To listen attentively to hear some sound; wait expectantly to hear something or someone: Listen for the doorbell—the pizza should be here soon.
See also: listen

listen in

v.
1. To listen to something or to someone conversing without participating in the conversation: It is rude to listen in on other people's conversations. We put our ears to the door and listened in.
2. To tune in and listen to a broadcast: Listen in next week to the conclusion of our jazz concert series!
See also: listen

listen up

v.
To pay attention closely; be attentive. Used chiefly as a command: Listen up—I'm only going to tell you this once! I want you to listen up and do what I tell you to do.
See also: listen, up

I’m listening

sent. Keep talking.; Make your explanation now. I’m sure there’s an explanation. Well, I’m listening.
See also: listen

listen up

in. to listen carefully. (Usually a command.) Now, listen up! This is important.
See also: listen, up

stop, look, and listen

Railroad crossing warning. Before the installation of gates and flashing lights, a road that crossed a railroad track had a post on which was an X. On the crossbars was written “stop look listen,” a phrase attributed to an anonymous engineer who through that immigrants who read only rudimentary English would be able to understand the three words and heed their warning. Now automatic devices warn motorists and pedestrians to be mindful of approaching trains.
See also: and, listen
References in classic literature ?
I loved to listen to it at night, but it was then that I became so restless.
If he listens peaceably to the lecture, I shall fine him only a hundred thousand coconuts, five tons of ivory nut, one hundred fathoms of shell money, and twenty fat pigs.
No matter whether she liked it or not, it had gripped her and mastered her, made her sit there and listen and forget details.
So I took my gun and slipped off towards where I had run across that camp fire, stopping every minute or two to listen.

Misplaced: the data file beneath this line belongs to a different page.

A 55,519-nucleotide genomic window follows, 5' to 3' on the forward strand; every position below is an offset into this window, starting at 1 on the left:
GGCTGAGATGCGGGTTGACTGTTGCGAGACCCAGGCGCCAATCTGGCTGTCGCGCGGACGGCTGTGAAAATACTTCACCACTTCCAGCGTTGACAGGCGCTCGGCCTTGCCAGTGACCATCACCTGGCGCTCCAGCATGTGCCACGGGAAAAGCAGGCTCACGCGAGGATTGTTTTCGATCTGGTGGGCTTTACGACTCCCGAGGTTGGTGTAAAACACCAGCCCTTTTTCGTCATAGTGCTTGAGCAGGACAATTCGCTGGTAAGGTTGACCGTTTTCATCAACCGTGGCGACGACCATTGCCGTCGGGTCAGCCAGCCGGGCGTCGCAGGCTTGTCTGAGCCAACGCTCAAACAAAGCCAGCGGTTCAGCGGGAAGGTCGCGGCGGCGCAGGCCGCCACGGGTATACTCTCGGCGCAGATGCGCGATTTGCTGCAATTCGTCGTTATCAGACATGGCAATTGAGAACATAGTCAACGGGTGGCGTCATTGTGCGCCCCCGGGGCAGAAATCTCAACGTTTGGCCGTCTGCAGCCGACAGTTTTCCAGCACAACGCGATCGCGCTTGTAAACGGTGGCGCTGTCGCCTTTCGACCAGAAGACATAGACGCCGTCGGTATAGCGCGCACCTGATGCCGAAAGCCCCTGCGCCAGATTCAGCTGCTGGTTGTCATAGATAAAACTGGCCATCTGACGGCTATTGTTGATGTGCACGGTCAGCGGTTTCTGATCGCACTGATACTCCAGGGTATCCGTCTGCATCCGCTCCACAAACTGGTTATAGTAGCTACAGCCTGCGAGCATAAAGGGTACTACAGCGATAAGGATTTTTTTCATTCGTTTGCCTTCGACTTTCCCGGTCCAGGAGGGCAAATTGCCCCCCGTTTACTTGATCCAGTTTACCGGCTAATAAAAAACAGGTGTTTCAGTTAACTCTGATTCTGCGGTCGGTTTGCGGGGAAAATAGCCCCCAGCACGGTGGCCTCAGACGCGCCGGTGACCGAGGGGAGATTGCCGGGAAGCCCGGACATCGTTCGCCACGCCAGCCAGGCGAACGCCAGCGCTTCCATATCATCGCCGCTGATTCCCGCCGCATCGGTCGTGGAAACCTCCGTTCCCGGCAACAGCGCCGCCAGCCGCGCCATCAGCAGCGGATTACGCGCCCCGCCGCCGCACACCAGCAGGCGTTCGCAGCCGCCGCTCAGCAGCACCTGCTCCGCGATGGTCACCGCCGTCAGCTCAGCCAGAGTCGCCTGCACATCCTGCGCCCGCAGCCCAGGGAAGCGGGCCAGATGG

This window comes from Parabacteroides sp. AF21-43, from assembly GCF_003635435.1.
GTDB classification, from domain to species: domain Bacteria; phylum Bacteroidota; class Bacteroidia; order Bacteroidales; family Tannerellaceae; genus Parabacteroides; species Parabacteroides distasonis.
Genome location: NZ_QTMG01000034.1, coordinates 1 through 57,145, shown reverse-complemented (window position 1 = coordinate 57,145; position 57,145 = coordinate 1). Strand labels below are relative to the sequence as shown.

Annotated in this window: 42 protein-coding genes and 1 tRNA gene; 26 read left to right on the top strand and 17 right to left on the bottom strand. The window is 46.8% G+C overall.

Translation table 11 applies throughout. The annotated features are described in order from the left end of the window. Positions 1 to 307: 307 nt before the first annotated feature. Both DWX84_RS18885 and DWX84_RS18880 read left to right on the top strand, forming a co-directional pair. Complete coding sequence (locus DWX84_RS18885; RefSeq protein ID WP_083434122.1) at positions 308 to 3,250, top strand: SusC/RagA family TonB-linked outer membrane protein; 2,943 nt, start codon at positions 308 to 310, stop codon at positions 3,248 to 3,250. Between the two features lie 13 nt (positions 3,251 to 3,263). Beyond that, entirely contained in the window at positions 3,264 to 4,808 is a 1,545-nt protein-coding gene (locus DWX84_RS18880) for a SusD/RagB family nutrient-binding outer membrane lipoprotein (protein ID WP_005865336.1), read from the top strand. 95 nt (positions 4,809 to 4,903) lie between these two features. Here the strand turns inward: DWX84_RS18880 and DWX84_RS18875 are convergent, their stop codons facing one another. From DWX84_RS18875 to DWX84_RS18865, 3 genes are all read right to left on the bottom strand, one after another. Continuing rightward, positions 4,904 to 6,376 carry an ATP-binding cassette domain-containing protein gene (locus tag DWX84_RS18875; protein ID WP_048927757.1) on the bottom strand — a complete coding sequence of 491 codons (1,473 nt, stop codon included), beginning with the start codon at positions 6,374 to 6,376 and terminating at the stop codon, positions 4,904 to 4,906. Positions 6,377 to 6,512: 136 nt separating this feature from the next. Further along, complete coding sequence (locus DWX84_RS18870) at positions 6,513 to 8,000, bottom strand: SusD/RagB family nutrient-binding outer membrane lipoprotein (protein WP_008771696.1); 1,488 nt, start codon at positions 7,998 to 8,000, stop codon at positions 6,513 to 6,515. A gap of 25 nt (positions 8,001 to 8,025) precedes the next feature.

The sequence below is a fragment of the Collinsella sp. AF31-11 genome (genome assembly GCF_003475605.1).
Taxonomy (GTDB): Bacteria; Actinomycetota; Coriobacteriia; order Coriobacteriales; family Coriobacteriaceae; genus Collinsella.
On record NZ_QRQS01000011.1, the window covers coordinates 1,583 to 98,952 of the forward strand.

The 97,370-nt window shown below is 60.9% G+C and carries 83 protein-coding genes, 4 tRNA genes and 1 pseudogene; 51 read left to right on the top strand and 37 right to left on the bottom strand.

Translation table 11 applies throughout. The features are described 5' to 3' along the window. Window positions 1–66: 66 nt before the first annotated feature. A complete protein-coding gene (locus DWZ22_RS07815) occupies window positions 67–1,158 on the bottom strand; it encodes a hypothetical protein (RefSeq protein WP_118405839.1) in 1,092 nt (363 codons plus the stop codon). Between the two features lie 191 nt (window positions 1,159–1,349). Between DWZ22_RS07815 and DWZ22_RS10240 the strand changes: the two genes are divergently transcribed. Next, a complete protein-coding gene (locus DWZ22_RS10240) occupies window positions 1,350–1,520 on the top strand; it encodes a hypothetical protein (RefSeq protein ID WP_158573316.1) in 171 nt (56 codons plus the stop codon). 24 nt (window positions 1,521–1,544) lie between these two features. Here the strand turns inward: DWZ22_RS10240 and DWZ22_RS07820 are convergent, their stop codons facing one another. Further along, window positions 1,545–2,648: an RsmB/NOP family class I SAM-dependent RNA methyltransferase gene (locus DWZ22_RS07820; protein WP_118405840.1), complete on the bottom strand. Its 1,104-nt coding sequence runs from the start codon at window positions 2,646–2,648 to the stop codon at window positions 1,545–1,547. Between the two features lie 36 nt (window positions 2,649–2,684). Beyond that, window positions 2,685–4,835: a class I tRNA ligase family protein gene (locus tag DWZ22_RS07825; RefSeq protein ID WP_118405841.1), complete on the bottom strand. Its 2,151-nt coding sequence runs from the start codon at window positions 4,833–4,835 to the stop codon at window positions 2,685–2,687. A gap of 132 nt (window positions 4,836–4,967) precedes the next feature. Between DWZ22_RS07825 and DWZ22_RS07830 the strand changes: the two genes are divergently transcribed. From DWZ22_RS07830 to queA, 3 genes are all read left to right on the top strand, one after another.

But as she was listening to the wind she began to listen to something else.
Lift me up and let me listen at the key-hole and I'll soon tell you.
Listen, dear, it's in the little box on the right of the mantelpiece: what does it say?
When the Greek king," said the fisherman to the genius, "had finished the story of the parrot, he added to the vizir, "And so, vizir, I shall not listen to you, and I shall take care of the physician, in case I repent as the husband did when he had killed the parrot.
This must not be," I thought I heard him say: "either he must listen to reason, or I must have recourse to the last resource of civilization.
This is a fairy flower," said the Elf, "invisible to every eye save yours; now listen while I tell its power, Annie.
It was to listen to the flute of George Morton, then, that the drawing-room of Mrs.
His actors, spurred on by him, had not ceased to spout his comedy, and he had not ceased to listen to it.
It was evident that he not only knew everyone in the drawing room, but had found them to be so tiresome that it wearied him to look at or listen to them.
It is my opinion also," Monsieur Guillot declared, "and furthermore, listen.
Mukhorty too strained to listen, moving his ears, and when the wolf had ceased its howling he shifted from foot to foot and gave a warning snort.